A good Cyber Risk Rating tool should be used to continuously monitor your attack surface as penetration testing only provides point-in-time assessments.

  1. Implement Defence-in-Depth

    Defence-in-depth is an approach to security that involves layering multiple security controls to provide a comprehensive defence against attacks. This approach is particularly important in the context of ASM as it helps to reduce the attack surface by reducing the number of entry points that can be exploited by attackers. Examples of security controls that can be used to implement defence-in-depth include firewalls, intrusion detection and prevention systems, access control systems, and encryption.

  2. Manage Third-Party Risk

    Third-party risk refers to the potential security risks posed by the use of third-party software and services. This can include everything from cloud-based services to open-source libraries, and it’s important to understand the security posture of these third-party providers to ensure that they are not introducing vulnerabilities into your organisation’s IT environment. Organisations can manage third-party risk by conducting due diligence on third-party providers, implementing security controls to monitor and limit their access, and requiring regular security audits to assess their security posture. This forms part of the fourth pillar of the EU’s new cyber risk regulation for Financial Services organisations, DORA – ICT Third Party Risk Management.

  3. Monitor Your Attack Surface

    Continuous monitoring of your attack surface is an important part of a comprehensive ASM program. This can include real-time monitoring of network activity, automated scanning for vulnerabilities, and regular security assessments to identify any new risks or vulnerabilities that may have emerged. By continuously monitoring your attack surface, you can quickly detect and respond to potential threats, reducing the risk of a successful attack.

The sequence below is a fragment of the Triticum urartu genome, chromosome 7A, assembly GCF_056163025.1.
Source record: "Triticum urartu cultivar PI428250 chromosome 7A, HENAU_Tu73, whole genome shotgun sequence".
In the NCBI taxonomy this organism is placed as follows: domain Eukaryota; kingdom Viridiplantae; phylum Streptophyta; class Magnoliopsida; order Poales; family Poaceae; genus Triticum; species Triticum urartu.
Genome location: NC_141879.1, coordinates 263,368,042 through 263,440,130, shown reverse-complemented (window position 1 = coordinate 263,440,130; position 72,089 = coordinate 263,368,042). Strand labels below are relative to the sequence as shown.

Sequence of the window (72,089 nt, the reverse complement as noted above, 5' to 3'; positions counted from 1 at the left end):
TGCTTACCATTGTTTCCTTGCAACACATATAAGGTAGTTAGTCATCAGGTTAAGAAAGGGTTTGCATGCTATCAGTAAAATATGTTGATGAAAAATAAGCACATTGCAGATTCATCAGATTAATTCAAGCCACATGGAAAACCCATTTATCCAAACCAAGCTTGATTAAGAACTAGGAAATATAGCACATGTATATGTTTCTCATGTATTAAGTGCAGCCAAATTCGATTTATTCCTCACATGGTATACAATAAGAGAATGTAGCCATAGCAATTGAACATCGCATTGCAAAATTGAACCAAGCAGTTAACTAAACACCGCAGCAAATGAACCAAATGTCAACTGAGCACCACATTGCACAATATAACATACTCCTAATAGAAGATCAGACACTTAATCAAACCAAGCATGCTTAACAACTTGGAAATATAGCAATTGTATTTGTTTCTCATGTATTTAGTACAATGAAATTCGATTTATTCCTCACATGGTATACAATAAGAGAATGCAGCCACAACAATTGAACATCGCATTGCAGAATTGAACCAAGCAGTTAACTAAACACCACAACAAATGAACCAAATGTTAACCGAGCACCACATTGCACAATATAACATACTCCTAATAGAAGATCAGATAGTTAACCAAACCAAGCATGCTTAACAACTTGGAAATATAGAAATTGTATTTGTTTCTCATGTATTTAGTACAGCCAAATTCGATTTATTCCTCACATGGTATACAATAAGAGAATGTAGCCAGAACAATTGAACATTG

A Cyber Risk Rating tool is specifically designed to provide continuous monitoring of your Attack Surface.

  1. Foster a Culture of Security

    Finally, it’s important to foster a culture of security within your organisation. This involves educating employees about the importance of security, setting expectations for security-related behaviours, and making security an integral part of the overall corporate culture. By promoting a culture of security, organisations can create an environment in which security is seen as a shared responsibility, and everyone is motivated to work together to ensure the security of the organisation’s IT environment.


The attack surface is developing at an unprecedented pace. In fact, two-thirds of organisations claim that attack surface management has become more challenging in the last two years. The rise in online data and the natural expansion of business activities has made it difficult to keep track of assets. Meanwhile, malicious attackers loom in the shadows. Implementing a comprehensive and effective attack surface management program is essential for organisations looking to reduce the risk of successful attacks.